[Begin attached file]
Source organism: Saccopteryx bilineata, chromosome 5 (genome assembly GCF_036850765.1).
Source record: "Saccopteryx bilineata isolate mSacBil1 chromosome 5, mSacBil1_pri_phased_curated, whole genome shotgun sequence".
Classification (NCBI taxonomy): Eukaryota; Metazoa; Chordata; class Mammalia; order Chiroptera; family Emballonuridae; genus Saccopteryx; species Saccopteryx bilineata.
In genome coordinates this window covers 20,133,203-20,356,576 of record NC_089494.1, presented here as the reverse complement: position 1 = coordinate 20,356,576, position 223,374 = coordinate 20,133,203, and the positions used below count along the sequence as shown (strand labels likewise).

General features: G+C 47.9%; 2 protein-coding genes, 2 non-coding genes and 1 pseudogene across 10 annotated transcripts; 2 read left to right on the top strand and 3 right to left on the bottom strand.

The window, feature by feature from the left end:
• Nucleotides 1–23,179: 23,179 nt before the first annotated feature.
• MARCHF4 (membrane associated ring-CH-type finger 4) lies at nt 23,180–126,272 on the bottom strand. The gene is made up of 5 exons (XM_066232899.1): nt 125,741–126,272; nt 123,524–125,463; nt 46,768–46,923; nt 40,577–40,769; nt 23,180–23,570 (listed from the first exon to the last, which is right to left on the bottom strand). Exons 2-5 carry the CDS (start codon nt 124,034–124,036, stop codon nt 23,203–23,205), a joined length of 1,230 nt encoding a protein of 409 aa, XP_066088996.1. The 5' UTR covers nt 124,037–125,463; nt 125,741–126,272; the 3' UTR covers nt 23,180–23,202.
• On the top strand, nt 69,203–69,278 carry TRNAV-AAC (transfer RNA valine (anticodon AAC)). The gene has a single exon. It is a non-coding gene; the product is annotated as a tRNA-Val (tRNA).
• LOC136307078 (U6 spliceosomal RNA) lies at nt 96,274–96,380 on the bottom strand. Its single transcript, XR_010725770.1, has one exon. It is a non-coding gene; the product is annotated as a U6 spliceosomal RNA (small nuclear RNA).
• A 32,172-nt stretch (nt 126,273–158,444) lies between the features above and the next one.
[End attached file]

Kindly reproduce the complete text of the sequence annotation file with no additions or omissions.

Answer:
Source organism: Saccopteryx bilineata, chromosome 5 (genome assembly GCF_036850765.1).
Source record: "Saccopteryx bilineata isolate mSacBil1 chromosome 5, mSacBil1_pri_phased_curated, whole genome shotgun sequence".
Classification (NCBI taxonomy): Eukaryota; Metazoa; Chordata; class Mammalia; order Chiroptera; family Emballonuridae; genus Saccopteryx; species Saccopteryx bilineata.
In genome coordinates this window covers 20,133,203-20,356,576 of record NC_089494.1, presented here as the reverse complement: position 1 = coordinate 20,356,576, position 223,374 = coordinate 20,133,203, and the positions used below count along the sequence as shown (strand labels likewise).

General features: G+C 47.9%; 2 protein-coding genes, 2 non-coding genes and 1 pseudogene across 10 annotated transcripts; 2 read left to right on the top strand and 3 right to left on the bottom strand.

The window, feature by feature from the left end:
• Nucleotides 1–23,179: 23,179 nt before the first annotated feature.
• MARCHF4 (membrane associated ring-CH-type finger 4) lies at nt 23,180–126,272 on the bottom strand. The gene is made up of 5 exons (XM_066232899.1): nt 125,741–126,272; nt 123,524–125,463; nt 46,768–46,923; nt 40,577–40,769; nt 23,180–23,570 (listed from the first exon to the last, which is right to left on the bottom strand). Exons 2-5 carry the CDS (start codon nt 124,034–124,036, stop codon nt 23,203–23,205), a joined length of 1,230 nt encoding a protein of 409 aa, XP_066088996.1. The 5' UTR covers nt 124,037–125,463; nt 125,741–126,272; the 3' UTR covers nt 23,180–23,202.
• On the top strand, nt 69,203–69,278 carry TRNAV-AAC (transfer RNA valine (anticodon AAC)). The gene has a single exon. It is a non-coding gene; the product is annotated as a tRNA-Val (tRNA).
• LOC136307078 (U6 spliceosomal RNA) lies at nt 96,274–96,380 on the bottom strand. Its single transcript, XR_010725770.1, has one exon. It is a non-coding gene; the product is annotated as a U6 spliceosomal RNA (small nuclear RNA).
• A 32,172-nt stretch (nt 126,273–158,444) lies between the features above and the next one.